The Kansas City Chiefs will be much better in coverage in 2019
After struggling in coverage last season many Kansas City Chiefs fans are worried about the coverage again in 2019, but they’re poised to be much improved.
The Kansas City Chiefs weren’t very good in pass coverage last season. I don’t think you’d find many (if any) Chiefs fans that would argue that fact. The Chiefs gave up the second most passing yards in the NFL last season at the rate of 273.4 yards per game and also allowed 30 passing touchdowns on the season.
While the run defense wasn’t very good either, most Chiefs fans feel better about the run defense heading into 2019 because of a rebuilt defensive front as part of the switch to new defensive coordinator Steve Spagnuolo’s 4-3 defense. However, many Chiefs fans are still very concerned about the pass coverage, in large part because the Chiefs haven’t made significant upgrades to the cornerback position.
I’m not here today to try and convince you that the Chiefs cornerback play is going to be significantly better in 2019. I’m here to tell you that it doesn’t need to be much better in order for the Chiefs all around pass coverage to be improved. Simply put, the cornerback play was far from the biggest problem the Chiefs had in coverage last season. I know we all have visions of Orlando Scandrick and Steven Nelson giving up big plays running through our heads and, to be fair, they did give up some bad plays here and there. However, the overall coverage by K.C.’s corners throughout the season was much more average than it was awful. The same can’t be said for safeties and linebackers.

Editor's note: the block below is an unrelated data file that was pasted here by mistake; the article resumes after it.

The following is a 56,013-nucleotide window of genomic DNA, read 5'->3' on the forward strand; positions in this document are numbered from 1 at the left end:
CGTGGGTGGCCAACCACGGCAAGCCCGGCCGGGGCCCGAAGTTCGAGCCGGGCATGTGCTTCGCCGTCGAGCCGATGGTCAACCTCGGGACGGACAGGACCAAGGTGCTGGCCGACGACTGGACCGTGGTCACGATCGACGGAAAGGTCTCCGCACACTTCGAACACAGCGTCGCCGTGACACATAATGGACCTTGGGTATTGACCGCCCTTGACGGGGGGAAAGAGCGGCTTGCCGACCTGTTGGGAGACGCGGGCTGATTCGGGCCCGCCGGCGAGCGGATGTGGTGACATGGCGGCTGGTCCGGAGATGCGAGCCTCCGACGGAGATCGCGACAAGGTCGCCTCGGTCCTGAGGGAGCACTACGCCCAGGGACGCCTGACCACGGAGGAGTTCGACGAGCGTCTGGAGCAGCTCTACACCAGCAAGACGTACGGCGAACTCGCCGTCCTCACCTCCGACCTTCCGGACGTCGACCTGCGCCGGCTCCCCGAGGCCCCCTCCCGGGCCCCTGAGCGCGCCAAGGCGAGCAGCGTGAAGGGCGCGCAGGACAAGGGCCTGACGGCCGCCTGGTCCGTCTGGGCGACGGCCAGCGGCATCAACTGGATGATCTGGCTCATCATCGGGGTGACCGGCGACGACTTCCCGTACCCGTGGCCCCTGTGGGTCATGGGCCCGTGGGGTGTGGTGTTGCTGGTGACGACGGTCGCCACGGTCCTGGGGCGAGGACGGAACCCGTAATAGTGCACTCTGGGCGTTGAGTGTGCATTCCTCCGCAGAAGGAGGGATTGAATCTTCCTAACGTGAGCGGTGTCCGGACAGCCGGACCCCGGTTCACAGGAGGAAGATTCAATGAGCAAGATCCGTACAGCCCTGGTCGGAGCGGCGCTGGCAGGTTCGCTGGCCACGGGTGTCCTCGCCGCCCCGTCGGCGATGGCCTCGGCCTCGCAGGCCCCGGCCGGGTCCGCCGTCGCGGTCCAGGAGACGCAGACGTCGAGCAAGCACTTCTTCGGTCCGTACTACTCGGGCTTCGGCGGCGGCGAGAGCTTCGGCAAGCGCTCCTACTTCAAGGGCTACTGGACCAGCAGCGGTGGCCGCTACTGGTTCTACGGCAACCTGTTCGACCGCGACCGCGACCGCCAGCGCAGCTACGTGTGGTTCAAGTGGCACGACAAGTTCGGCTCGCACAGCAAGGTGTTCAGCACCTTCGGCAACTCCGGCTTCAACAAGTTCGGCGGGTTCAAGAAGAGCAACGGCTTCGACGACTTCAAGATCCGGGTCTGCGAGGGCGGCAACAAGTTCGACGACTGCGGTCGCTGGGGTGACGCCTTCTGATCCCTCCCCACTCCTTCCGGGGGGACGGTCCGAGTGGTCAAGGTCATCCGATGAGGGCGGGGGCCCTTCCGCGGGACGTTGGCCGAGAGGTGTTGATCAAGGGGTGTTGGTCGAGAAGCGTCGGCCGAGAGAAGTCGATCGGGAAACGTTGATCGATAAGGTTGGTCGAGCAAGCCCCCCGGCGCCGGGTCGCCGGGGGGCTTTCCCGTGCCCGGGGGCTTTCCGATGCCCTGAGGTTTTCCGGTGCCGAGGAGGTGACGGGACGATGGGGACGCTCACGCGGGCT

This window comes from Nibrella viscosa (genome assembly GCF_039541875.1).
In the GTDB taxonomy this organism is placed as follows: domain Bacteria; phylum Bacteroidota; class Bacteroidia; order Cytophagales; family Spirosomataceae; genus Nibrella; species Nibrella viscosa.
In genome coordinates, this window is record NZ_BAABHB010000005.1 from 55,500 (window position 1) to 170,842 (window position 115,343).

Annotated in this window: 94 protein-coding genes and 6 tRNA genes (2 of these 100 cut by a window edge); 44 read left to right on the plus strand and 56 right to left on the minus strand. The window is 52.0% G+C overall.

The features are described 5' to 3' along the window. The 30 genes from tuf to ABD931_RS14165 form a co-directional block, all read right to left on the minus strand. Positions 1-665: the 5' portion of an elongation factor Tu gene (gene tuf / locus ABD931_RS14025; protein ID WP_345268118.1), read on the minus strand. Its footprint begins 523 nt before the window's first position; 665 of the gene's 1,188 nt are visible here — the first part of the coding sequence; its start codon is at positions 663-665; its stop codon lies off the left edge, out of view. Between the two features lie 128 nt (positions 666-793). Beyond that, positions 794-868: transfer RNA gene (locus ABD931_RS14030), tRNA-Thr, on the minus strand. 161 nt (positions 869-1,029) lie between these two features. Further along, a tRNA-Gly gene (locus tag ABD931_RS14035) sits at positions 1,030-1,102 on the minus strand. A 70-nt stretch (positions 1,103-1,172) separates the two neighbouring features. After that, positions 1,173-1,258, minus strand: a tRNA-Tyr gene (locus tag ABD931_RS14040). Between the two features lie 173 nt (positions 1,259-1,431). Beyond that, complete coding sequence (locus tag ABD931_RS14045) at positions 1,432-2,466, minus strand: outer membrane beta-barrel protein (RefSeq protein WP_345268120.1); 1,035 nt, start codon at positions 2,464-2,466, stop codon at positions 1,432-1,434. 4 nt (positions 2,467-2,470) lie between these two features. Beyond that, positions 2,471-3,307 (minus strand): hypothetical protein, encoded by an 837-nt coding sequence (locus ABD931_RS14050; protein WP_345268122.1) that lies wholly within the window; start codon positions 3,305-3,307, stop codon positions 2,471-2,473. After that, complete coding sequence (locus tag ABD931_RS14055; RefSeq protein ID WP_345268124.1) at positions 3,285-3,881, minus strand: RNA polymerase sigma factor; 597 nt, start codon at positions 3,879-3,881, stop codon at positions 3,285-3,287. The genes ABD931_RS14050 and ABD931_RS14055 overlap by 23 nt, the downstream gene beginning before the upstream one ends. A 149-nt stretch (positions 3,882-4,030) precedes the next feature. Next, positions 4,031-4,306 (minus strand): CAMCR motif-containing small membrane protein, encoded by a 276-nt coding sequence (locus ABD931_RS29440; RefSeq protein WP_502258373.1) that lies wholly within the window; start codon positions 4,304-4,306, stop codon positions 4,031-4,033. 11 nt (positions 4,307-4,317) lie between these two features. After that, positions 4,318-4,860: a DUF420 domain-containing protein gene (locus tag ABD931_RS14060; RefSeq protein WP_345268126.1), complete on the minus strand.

I went back and crunched the Pro Football Focus numbers of the cornerbacks, safeties, and linebackers that had the most coverage snaps for the Chiefs last season and averaged up the coverage grades for those position groups. Here’s what I found.
Steven Nelson: 837 coverage snaps, 71.2 coverage grade
Orlando Scandrick: 796 coverage snaps, 70.2 coverage grade
Kendall Fuller: 777 coverage snaps, 70.8 coverage grade
Charvarius Ward: 154 coverage snaps, 65.5 coverage grade
Cornerbacks’ combined coverage grade: 70.4
Ron Parker: 682 coverage snaps, 62.7 coverage grade
Eric Murray: 517 coverage snaps, 66.9 coverage grade
Daniel Sorensen: 280 coverage snaps, 64.9 coverage grade
Jordan Lucas: 228 coverage snaps, 61.7 coverage grade
Safeties’ combined coverage grade: 64.2
Anthony Hitchens: 591 coverage snaps, 51.0 coverage grade
Reggie Ragland: 285 coverage snaps, 57.7 coverage grade
Dorian O’Daniel: 232 coverage snaps, 65.2 coverage grade
Linebackers’ combined coverage grade: 55.7
To summarize those numbers, the cornerback coverage was average, the safety coverage was bad, and the linebacker coverage was awful. I wanted to back those numbers up even more and Sam at @PFF_Chiefs (go give him a follow if for some reason you aren’t already) was able to hook me up with the opposing quarterbacks QB Rating when targeting each of those position groups last season.
Those numbers and more are on the next page.